The anticipation of loan defaults resulted in the withdrawal of funds by short-term loan creditors. On the other hand, the gradual recovery of the Japanese economy resulted in the appreciation of the Yen and an interest rate hike. This led to shift of capital from Southeast Asia to Japan markets. The Bank of Thailand struggled to maintain the peg, such that nearly of its reserves were lost, forcing them to float the baht on 2 July 1997.

The unpegging of the Thai baht from the U.S. dollar in July 1997 and the baht’s subsequent collapse are commonly regarded as the triggers of the Asian crisis. The floating of the baht was made necessary by the exhaustion of Thai foreign exchange reserves, after months of futile efforts to stave off necessary policy adjustments and financial sector reforms. The crisis was preceded by an investment bubble, especially in real estate and stock markets, by widespread structural and prudential problems in the financial sector, and by a very rapid buildup of short-term foreign debt liabilities.

An excerpt from “The Asian Financial Crisis: Lessons for a Resilient Asia” by Wing Thye Woo, Jeffrey Sachs and Klaus Schwab.

Concerted efforts for crisis management
In view of the Asian Financial Crisis, governments in Southeast Asia sought solutions to dampen the adverse impacts. On 28 February 1998, finance ministers in ASEAN had gathered in Jakarta to set up a “mutual monitoring system. They agreed to seek technical support from the Asian Development Bank (ADB) to enhance the development of the system. Later, this system was known as the ASEAN Surveillance Process (ASP).

Ideally, the monitoring system will function as an early warning system, so that the affected member nations can intervene before the economic setback escalates into another crisis.

Before the Asian financial crisis, there were no surveillance mechanisms that functioned to detect irregularities in regional finance markets, either in ASEAN or in East Asia. In that respect, these two mechanisms were formed to address the same problem. However, while the ASEAN Surveillance Process oversees the ASEAN member states, the ASEAN+3 Surveillance Process addresses all East Asian countries.

An excerpt from “ASEAN as a Method: Re-centering Processes and Institutions in Contemporary Southeast Asian Regionalism” by Ceren Ergenç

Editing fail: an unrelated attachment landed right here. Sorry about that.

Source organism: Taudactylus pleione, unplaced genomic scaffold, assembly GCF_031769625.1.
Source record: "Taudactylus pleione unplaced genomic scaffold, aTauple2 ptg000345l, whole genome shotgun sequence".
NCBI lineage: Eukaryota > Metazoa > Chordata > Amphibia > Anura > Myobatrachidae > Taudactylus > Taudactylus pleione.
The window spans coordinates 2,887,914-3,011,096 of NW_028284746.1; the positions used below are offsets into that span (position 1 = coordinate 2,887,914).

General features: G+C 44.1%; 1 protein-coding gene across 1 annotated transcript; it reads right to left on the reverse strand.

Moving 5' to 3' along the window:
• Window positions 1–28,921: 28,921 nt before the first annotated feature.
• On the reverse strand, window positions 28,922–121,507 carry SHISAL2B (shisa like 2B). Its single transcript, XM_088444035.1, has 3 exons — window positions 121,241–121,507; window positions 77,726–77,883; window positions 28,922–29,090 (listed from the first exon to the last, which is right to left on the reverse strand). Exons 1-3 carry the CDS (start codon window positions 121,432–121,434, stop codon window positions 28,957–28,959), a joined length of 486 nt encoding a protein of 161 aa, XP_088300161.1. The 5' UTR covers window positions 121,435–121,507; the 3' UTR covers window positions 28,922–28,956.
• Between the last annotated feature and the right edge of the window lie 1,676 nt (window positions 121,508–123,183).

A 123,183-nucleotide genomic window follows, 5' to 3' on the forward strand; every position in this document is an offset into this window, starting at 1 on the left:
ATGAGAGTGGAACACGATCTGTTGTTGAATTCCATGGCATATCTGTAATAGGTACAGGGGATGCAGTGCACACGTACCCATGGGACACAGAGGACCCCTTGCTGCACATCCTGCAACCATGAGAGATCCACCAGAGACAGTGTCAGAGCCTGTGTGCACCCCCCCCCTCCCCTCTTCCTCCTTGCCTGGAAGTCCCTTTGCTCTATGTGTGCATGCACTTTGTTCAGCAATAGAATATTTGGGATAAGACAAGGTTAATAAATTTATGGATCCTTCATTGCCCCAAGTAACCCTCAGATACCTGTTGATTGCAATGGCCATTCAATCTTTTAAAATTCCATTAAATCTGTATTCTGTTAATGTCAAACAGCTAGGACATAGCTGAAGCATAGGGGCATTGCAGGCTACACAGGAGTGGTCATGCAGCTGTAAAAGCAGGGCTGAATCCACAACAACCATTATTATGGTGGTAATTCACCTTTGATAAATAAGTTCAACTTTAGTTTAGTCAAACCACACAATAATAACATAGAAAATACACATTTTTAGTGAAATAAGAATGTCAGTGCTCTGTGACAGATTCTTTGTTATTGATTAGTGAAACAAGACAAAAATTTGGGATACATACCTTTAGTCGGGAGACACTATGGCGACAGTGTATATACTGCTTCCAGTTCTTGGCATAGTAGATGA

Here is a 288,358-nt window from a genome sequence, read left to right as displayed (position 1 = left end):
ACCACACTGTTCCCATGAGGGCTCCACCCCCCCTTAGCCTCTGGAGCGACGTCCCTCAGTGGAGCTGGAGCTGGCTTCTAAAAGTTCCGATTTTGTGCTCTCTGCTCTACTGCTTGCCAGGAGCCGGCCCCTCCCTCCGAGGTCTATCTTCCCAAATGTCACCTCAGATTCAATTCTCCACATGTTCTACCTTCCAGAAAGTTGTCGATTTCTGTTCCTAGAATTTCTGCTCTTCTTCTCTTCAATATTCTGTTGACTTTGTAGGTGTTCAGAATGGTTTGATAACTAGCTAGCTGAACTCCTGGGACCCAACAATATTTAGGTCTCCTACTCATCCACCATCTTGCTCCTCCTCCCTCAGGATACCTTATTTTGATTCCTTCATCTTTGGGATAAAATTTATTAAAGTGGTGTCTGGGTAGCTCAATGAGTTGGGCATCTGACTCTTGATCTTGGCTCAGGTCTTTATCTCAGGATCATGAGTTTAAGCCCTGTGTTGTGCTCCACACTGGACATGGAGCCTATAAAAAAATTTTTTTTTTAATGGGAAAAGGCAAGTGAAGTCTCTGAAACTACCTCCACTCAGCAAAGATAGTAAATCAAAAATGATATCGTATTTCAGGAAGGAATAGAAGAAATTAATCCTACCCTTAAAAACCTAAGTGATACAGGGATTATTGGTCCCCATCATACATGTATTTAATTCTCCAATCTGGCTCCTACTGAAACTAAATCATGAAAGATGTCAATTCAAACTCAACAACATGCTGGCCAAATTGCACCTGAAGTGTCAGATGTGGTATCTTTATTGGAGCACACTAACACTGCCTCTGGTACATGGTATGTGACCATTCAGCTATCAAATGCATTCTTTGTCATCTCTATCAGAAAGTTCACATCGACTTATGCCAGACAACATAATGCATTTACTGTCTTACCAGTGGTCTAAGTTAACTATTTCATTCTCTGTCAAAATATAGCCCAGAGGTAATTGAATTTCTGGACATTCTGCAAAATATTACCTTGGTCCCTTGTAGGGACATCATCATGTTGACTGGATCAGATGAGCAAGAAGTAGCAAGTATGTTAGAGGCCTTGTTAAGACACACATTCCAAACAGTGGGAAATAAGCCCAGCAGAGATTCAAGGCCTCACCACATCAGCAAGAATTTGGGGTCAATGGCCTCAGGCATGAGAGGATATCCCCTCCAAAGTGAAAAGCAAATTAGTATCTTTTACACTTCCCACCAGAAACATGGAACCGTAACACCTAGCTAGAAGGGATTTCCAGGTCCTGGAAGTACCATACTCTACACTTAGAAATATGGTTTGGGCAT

ASEAN Plus Three: The Chiang Mai initiative
In 1999, the ASEAN Plus Three (APT) [or ASEAN+3] Summit was held, involving ASEAN members and three external powers – China, Japan and South Korea. In 6 May 2000, the APT met in Chiang Mai, Thailand, to derive a regional solution to avert another Asian Financial Crisis.

The Chiang Mai Initiative (CMI) became the first regional swap arrangement to address short-term liquidity difficulties in the Asia.

The CMI functioned on two branches:

  1. ASEAN Swap Arrangement (ASA) among the ASEAN member nations
  2. Bilateral Swap Arrangement (BSA) among ASEAN+3 countries

An important feature of the CMI was that crisis-affected members requesting short-term liquidity support could immediately obtain financial assistance up to an amount equivalent to 10 percent (later raised to 20 percent) of the maximum amount that could be borrowed, and that the remainder was to be provided to the requesting member under an IMF program. […] Essentially, the CMI was intended to be used for crisis lending and hence required conditionality.

An excerpt from “Monetary and Financial Cooperation in East Asia: The State of Affairs After the Global and European Crises” by Masahiro Kawai, Yung Chul Park and Charles Wyplosz.

In 2004, an expanded framework was proposed, known as the Chiang Mai Initiative Multilateralisation (CMIM). The CMIM would involve all ten members of ASEAN, China, Japan and South Korea, with a combined size of US$240 billion worth of foreign exchange reserves. Five years later, the CMIM was founded.

Structure of the Chiang Mai Initiative (CMI) [Source: Ministry of Finance, Japan]

What can we learn from this article?
Consider the following question:
– How far do you agree that the responses to manage the Asian Financial Crisis were adequate and effective?

Join our JC History Tuition to recap on the Asian Financial Crisis topic. The H2 and H1 History Tuition feature online discussion and writing practices to enhance your knowledge application skills. Get useful study notes and clarify your doubts on the subject with the tutor. You can also follow our Telegram Channel to get useful updates.

We have other JC tuition classes, such as GP TuitionEconomics TuitionJC Chemistry Tuition, JC Math Tuition and China Studies in English Tuition. For Secondary Tuition, we provide Lower Secondary English Tuition, Secondary English Tuition, Secondary Math tuition, Secondary Chemistry Tuition and Secondary Economics Tuition. For Primary Tuition, we have Primary English Tuition. Call 9658 5789 to find out more.